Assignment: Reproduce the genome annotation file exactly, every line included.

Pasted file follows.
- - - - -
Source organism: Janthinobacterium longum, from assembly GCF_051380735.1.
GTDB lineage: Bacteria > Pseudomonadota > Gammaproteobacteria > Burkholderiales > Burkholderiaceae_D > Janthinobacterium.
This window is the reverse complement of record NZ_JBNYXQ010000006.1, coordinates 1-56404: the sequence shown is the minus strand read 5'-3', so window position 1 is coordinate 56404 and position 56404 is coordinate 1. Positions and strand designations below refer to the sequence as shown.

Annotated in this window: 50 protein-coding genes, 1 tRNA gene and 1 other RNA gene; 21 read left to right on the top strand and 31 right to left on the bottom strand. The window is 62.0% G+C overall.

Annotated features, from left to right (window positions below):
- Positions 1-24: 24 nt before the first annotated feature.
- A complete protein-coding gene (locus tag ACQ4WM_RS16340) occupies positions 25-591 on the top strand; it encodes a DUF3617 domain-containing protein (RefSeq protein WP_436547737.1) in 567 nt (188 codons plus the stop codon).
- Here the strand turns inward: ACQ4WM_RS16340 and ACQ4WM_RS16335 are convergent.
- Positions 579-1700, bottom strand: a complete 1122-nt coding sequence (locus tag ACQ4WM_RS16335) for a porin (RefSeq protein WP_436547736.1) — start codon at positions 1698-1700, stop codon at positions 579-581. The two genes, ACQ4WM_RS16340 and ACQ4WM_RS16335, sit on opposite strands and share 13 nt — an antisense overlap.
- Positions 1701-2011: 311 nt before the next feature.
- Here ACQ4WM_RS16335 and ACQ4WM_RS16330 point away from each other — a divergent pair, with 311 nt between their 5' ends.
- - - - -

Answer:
Source organism: Janthinobacterium longum, from assembly GCF_051380735.1.
GTDB lineage: Bacteria > Pseudomonadota > Gammaproteobacteria > Burkholderiales > Burkholderiaceae_D > Janthinobacterium.
This window is the reverse complement of record NZ_JBNYXQ010000006.1, coordinates 1-56404: the sequence shown is the minus strand read 5'-3', so window position 1 is coordinate 56404 and position 56404 is coordinate 1. Positions and strand designations below refer to the sequence as shown.

Annotated in this window: 50 protein-coding genes, 1 tRNA gene and 1 other RNA gene; 21 read left to right on the top strand and 31 right to left on the bottom strand. The window is 62.0% G+C overall.

Annotated features, from left to right (window positions below):
- Positions 1-24: 24 nt before the first annotated feature.
- A complete protein-coding gene (locus tag ACQ4WM_RS16340) occupies positions 25-591 on the top strand; it encodes a DUF3617 domain-containing protein (RefSeq protein WP_436547737.1) in 567 nt (188 codons plus the stop codon).
- Here the strand turns inward: ACQ4WM_RS16340 and ACQ4WM_RS16335 are convergent.
- Positions 579-1700, bottom strand: a complete 1122-nt coding sequence (locus tag ACQ4WM_RS16335) for a porin (RefSeq protein WP_436547736.1) — start codon at positions 1698-1700, stop codon at positions 579-581. The two genes, ACQ4WM_RS16340 and ACQ4WM_RS16335, sit on opposite strands and share 13 nt — an antisense overlap.
- Positions 1701-2011: 311 nt before the next feature.
- Here ACQ4WM_RS16335 and ACQ4WM_RS16330 point away from each other — a divergent pair, with 311 nt between their 5' ends.